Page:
/ Modified mar 4, 2019 9:21 a.m.

County Animal Shelter Offers Creature Comforts for Occupants

More space at Pima Anima Care Center's updated facility cuts down on crowding and improves health care.

PACC Entrance to Pima Animal Care Center
Pima Animal Care Center

LISTEN

When you walk into the Pima Animal Care Center's new facility you won't hear dogs barking or cats yowling. Instead, classical music streams quietly through the building.

And when you walk into the one of the spacious rooms set aside for cats — window-filled spaces with cat towers and carpeted posts — you start to realize you're in a kind of cat-scaled studio apartment.

Center spokeswoman Nikki Reck admits the animals living here have it pretty good.

"The music, especially — we pump it through for the dogs and the cats, because there have been some studies that show that having calming music just keeps the animals calm," she said.

cat PACC Former stray cat Pyrite relaxes in an upgraded feline facility at Pima Animal Care Center.
Anthony Perkins/AZPM

PACC celebrated the completion of a major renovation last year, and $22 million in bonds issued by Pima County and approved by voters in 2014 paid for the improved shelter. It eases a long-time overcrowding problem that produced staggering numbers in years past. Reck says the shelter took in 17,000 pets in 2018.

"We get anywhere from 50 to 100 strays every day," said Reck.

But the difference now is that there's room for them. In the renovation, the center increased its square-footage by more than 50 percent. That means there's room for animals to wait comfortably for their chance to be adopted into a new home, and there's room for them to heal and get healthy in the new, high-quality veterinary clinic.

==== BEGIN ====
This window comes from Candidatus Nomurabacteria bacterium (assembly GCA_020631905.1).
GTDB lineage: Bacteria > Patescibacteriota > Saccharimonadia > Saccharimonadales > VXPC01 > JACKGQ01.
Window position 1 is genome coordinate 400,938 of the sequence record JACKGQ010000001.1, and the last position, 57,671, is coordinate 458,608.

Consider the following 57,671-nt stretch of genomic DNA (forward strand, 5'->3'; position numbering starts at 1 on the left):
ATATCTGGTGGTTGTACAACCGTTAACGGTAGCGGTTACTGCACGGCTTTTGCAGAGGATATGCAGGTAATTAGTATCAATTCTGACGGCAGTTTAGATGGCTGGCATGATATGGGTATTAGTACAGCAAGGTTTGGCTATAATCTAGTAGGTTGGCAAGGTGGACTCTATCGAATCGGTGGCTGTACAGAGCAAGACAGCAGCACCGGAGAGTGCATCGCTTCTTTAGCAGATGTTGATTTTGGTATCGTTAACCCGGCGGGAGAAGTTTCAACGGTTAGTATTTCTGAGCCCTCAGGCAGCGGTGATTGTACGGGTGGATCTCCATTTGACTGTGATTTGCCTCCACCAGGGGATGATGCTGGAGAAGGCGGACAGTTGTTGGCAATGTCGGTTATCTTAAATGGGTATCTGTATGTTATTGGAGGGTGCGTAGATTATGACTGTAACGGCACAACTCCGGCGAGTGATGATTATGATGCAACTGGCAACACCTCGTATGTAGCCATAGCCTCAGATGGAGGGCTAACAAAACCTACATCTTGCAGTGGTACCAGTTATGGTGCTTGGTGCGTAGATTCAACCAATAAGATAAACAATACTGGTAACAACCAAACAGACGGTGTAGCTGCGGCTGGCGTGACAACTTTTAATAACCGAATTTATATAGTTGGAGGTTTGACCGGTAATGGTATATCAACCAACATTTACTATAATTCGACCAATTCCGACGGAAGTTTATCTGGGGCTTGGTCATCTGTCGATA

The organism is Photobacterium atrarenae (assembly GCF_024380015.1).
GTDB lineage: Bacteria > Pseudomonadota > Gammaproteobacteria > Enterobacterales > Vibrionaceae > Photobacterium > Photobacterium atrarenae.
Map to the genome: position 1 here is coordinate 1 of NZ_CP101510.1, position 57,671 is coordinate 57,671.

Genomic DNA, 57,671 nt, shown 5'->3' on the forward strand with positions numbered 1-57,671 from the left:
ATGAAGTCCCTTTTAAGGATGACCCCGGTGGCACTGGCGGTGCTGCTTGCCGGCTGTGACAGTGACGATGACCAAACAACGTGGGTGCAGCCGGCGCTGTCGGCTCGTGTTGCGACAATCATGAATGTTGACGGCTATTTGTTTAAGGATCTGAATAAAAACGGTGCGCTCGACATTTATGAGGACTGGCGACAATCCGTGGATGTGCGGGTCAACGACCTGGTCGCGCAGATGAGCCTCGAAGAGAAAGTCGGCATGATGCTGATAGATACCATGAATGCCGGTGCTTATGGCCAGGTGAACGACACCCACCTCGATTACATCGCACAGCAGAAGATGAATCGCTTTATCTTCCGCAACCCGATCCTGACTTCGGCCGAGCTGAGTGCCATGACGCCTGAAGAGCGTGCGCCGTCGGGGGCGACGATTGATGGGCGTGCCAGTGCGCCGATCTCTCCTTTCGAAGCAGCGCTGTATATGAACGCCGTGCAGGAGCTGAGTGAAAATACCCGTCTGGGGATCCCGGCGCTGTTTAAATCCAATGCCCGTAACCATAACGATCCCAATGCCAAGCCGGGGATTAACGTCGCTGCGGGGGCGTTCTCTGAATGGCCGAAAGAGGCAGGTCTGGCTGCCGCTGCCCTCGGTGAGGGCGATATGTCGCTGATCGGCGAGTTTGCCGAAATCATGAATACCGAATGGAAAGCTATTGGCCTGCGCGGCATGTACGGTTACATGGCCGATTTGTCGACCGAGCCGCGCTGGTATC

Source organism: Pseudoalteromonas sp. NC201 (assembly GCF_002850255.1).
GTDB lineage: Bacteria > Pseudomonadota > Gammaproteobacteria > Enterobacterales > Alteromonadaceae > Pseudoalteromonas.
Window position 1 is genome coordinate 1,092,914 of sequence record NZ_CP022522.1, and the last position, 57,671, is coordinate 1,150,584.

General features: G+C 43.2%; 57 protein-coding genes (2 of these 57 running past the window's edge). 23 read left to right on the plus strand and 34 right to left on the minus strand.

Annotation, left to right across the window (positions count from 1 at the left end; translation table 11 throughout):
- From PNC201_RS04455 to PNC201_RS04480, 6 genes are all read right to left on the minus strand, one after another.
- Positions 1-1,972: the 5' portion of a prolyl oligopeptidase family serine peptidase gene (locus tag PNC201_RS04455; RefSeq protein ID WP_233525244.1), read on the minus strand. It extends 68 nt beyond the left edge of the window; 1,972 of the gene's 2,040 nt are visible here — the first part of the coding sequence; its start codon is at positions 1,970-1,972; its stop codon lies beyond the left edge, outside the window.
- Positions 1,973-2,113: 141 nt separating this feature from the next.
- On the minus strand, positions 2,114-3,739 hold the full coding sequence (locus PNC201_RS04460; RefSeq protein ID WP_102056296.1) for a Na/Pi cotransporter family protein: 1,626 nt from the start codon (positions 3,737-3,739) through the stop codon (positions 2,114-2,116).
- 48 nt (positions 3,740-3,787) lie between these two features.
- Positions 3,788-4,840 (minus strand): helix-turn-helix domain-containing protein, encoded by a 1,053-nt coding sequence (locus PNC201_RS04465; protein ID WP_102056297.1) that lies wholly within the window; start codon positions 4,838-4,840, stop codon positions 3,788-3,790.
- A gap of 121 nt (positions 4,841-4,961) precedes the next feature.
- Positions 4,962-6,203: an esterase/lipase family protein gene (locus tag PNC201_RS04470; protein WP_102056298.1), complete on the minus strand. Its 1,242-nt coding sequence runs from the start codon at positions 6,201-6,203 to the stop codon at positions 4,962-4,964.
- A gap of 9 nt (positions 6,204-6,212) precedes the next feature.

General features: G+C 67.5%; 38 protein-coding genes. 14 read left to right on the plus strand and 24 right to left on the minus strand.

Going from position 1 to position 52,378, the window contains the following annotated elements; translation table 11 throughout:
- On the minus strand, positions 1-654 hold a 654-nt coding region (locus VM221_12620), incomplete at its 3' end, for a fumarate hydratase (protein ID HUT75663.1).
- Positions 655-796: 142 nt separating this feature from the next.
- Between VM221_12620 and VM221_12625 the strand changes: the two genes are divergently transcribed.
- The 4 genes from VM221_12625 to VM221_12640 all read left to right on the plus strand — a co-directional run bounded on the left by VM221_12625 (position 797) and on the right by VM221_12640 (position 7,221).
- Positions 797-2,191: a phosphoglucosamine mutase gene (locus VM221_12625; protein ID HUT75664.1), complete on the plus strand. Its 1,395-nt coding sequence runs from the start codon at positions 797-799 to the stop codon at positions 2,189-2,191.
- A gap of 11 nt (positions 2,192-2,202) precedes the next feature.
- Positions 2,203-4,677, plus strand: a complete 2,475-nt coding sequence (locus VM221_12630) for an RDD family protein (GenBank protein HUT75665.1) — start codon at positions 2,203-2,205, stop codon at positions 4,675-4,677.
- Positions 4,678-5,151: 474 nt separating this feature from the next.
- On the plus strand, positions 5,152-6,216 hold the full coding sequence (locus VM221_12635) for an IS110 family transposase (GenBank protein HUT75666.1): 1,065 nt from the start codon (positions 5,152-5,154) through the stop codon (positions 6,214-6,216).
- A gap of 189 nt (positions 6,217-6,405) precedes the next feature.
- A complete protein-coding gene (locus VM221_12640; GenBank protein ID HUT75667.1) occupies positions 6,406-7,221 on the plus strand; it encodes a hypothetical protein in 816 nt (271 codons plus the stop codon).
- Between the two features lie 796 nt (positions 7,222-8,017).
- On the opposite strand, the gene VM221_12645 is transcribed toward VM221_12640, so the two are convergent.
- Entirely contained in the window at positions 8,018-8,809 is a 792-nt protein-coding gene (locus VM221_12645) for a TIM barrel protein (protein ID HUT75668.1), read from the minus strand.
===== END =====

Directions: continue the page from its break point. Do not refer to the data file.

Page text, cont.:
Reck says some dogs and cats arrive at the shelter injured after being abused by previous owners, struck by cars, or sick from disease. The new building keeps animals separated to stop medical issues from spreading.

"We have a whole room for dogs with distemper. We didn't have that before," noted Reck. "Being able to separate them gives them the chance to get everything they need to recover faster without endangering the main population."

PACC cone PACC veterinary assistant Jessica Franco treats mixed-breed dog Eugene's injured foot. An upgraded veterinary clinic was a major part of the facility's renovation for 2018.
Anthony Perkins/AZPM

The center's annual report says a quarter of pets with immediate medical needs are cared for at the shelter itself. Vets carried out almost 2,000 life-saving surgeries last year and performed almost 9,000 spay and neutering surgeries in 2018.

There's one aspect of the shelter that hasn't changed. It's when someone arrives to adopt a pet, and meets the newest member of the family for the first time.

"There's just a look that people get on their faces, and a smile that's just there," said Reck. "People know when they've found the pet for them."

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